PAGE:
San Diego Prenup Lawyers

Posted By Max Soni, On November 7, 2020

About Prenups in California

In the 1980’s prenuptial agreements, also called antenuptial or premarital agreements, became popular in the United States, but it said that the ancient Romans used premarital agreements. A prenup is a contract signed by two people who intend to marry.

The applicable statutes in the Golden State outline the rights and obligations of domestic partners and spouses. Some of these rights can be renegotiated and modified by a contract. Spouses may decide in advance. Terms can even be decided for the eventuality of the untimely death of a spouse. 

The agreed upon terms can diverge from the default provisions under the present state legislation.  If this is something one or both people want to do, then a prenuptial agreement is the option that makes most sense.

Do You Need a Lawyer for a Prenup in California?

As with any contract, it is possible to create a prenuptial agreement by yourself.  If you choose not to get a lawyer for this, there are templates you can follow.  The risk associated with this is that you may overlook pertinent details that make it impossible to later enforce the contract. 

The Validity of a Prenup in California

Although you can create a prenup on your own (at your own peril), getting a prenup in California signed, and later enforced, may require an attorney.  Generally speaking, courts look favorably upon premarital agreements. That said, certain circumstances exist under which a prenup cannot and will not be enforced.  

For example, if any form of coercion at signing can be proven to a judge, the agreement is invalidated.

For the court to determine that a signature was indeed voluntary, the party who was presented with the prenup must have either consulted with their own attorney, or they must have, in writing, withdrawn their right to have an attorney.

Pursuant to California law, the future spouse must be allowed a minimum of seven days to consult a lawyer before signing a prenuptial agreement. If, for instance, a wife has no lawyer representing her at signing, she must be capable of giving a clear and correct explanation as to the contents of the contract to show that she understood what she signed.

How Can I Be Sure if My Prenup is Valid?

For a prenup to be considered valid, the agreement must be in writing and be signed by both parties. The agreement can later be modified or revoked after the couple has already gotten married. Such changes also require a written contract signed by both of the spouses. It is worth noting that because of the unique and intimate kinship between husbands and wives, the mere existence of a prenup can create suspicions of undue influence.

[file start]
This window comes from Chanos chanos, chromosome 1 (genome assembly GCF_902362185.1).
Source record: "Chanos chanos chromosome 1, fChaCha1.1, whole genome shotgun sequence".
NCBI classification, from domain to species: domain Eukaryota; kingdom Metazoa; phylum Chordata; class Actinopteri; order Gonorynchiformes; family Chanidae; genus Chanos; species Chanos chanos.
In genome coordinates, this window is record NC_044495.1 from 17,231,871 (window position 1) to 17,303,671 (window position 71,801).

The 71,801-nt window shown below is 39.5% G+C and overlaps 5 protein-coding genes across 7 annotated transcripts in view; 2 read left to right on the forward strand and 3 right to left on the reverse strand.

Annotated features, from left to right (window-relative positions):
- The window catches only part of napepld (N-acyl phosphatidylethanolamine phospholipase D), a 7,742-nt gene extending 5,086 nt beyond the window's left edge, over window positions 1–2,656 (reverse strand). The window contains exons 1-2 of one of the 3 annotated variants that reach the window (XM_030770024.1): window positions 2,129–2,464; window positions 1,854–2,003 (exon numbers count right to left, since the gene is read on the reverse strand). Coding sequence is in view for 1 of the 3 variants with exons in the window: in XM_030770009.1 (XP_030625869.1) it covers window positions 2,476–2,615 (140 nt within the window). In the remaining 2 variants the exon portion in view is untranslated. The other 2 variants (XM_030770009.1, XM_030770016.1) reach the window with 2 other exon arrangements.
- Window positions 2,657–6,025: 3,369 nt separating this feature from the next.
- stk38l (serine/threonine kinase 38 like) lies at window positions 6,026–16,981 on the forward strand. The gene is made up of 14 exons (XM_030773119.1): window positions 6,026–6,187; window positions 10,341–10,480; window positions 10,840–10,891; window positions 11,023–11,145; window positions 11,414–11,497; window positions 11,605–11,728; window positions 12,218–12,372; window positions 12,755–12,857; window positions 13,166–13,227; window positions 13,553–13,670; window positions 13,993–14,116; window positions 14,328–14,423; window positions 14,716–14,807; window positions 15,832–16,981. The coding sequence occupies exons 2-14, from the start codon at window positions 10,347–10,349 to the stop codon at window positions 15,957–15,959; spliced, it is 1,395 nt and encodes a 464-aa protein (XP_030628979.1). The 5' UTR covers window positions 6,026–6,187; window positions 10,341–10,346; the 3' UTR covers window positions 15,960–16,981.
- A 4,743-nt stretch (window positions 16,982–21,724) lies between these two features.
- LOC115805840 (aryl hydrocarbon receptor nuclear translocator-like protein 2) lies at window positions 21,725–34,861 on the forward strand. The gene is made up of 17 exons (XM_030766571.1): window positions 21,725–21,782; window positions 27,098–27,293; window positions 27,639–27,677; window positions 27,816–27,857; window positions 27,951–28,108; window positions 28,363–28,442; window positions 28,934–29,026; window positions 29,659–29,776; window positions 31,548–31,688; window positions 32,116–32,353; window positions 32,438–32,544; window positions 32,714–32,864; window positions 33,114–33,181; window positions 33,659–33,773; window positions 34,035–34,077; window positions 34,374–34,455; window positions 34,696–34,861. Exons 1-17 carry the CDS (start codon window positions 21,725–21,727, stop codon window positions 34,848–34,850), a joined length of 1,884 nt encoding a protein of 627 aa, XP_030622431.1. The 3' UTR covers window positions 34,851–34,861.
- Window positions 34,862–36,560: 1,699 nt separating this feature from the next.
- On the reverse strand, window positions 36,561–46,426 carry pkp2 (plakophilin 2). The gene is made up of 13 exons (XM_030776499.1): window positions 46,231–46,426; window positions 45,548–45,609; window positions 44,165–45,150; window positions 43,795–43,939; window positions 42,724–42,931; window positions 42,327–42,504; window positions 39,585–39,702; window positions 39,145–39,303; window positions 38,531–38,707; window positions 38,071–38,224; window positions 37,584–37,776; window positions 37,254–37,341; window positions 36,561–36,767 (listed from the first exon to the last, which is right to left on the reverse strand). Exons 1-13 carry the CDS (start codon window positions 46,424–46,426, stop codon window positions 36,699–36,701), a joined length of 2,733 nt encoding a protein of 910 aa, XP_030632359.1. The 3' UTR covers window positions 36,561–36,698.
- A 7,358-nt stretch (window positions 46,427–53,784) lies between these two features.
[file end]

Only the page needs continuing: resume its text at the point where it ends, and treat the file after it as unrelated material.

The law says that the intimate, fiduciary link between spouses “imposes a duty of the highest good faith and fair dealing on each spouse.” Family courts have the power to penalize any violation of fiduciary obligation. 

Note that there aren’t any fiduciary relationships between fiances. A presumption of undue influence would not apply in this case.

The Scope of Prenups in California

A prenup can deal with issues such as the interests of the future husband and wife in their separate and community property assets. Such interests include the right to sell, lease, buy, or mortgage real property. Even the creation of a will, the formation of a trust, or the payout of a life insurance death benefit can be limited by a prenup. 

Some important limitations to the authority of prenups:

  •  The right of a child to receive support cannot be adversely affected by a prenup
  • A judge will only enforce clauses that limit spousal support if the affected spouse had the chance to get legal representation at the time they signed.
  • If the courts find that a waiver of spousal support unconscionable, they may decide not to enforce it and award support. 
  • If the prenup obligates anyone to commit crimes or otherwise break laws or public policy, it is invalid. 
  • Life-style clauses, such as those dictating frequency of sex, usually cannot be enforced by courts.